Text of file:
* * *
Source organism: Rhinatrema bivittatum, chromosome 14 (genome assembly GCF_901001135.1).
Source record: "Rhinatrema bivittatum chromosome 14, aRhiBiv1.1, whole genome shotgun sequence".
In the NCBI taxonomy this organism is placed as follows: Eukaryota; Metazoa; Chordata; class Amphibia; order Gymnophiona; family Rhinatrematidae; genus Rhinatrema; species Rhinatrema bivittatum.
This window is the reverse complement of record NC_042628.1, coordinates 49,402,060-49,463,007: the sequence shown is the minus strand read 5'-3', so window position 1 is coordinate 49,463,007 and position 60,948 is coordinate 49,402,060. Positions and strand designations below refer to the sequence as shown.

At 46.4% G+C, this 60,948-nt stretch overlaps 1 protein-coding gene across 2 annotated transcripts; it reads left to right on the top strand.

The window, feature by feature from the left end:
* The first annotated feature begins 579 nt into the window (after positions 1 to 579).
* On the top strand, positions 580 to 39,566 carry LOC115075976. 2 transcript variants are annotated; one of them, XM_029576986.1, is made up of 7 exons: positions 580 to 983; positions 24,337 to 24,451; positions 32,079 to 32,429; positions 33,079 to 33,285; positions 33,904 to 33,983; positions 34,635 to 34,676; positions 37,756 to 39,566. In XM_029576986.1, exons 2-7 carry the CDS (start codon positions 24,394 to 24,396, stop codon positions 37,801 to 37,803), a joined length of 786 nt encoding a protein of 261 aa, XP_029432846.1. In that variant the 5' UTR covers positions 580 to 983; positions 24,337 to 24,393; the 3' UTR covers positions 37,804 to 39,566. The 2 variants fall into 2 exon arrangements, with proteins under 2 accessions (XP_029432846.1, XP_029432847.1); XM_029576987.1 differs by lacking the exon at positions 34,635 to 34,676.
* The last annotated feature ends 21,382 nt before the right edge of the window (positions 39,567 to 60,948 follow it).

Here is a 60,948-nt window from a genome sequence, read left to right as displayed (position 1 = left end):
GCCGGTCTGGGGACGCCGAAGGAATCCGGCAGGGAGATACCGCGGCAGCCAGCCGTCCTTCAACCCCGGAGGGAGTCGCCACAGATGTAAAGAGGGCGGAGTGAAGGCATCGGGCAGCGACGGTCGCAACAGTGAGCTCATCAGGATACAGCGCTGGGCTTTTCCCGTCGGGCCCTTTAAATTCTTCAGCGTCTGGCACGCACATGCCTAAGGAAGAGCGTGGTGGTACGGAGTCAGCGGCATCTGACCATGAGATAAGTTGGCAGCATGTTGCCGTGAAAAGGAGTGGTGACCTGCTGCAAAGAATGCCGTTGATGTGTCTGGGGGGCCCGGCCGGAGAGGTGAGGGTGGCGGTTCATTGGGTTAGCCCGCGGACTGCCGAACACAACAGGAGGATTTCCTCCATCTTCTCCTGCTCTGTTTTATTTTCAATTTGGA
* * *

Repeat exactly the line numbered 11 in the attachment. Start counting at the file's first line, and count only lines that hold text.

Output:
GCCGGTCTGGGGACGCCGAAGGAATCCGGCAGGGAGATACCGCGGCAGCCAGCCGTCCTTCAACCCCGGAGGGAGTCGCCACAGATGTAAAGAGGGCGGAGTGAAGGCATCGGGCAGCGACGGTCGCAACAGTGAGCTCATCAGGATACAGCGCTGGGCTTTTCCCGTCGGGCCCTTTAAATTCTTCAGCGTCTGGCACGCACATGCCTAAGGAAGAGCGTGGTGGTACGGAGTCAGCGGCATCTGACCATGAGATAAGTTGGCAGCATGTTGCCGTGAAAAGGAGTGGTGACCTGCTGCAAAGAATGCCGTTGATGTGTCTGGGGGGCCCGGCCGGAGAGGTGAGGGTGGCGGTTCATTGGGTTAGCCCGCGGACTGCCGAACACAACAGGAGGATTTCCTCCATCTTCTCCTGCTCTGTTTTATTTTCAATTTGGA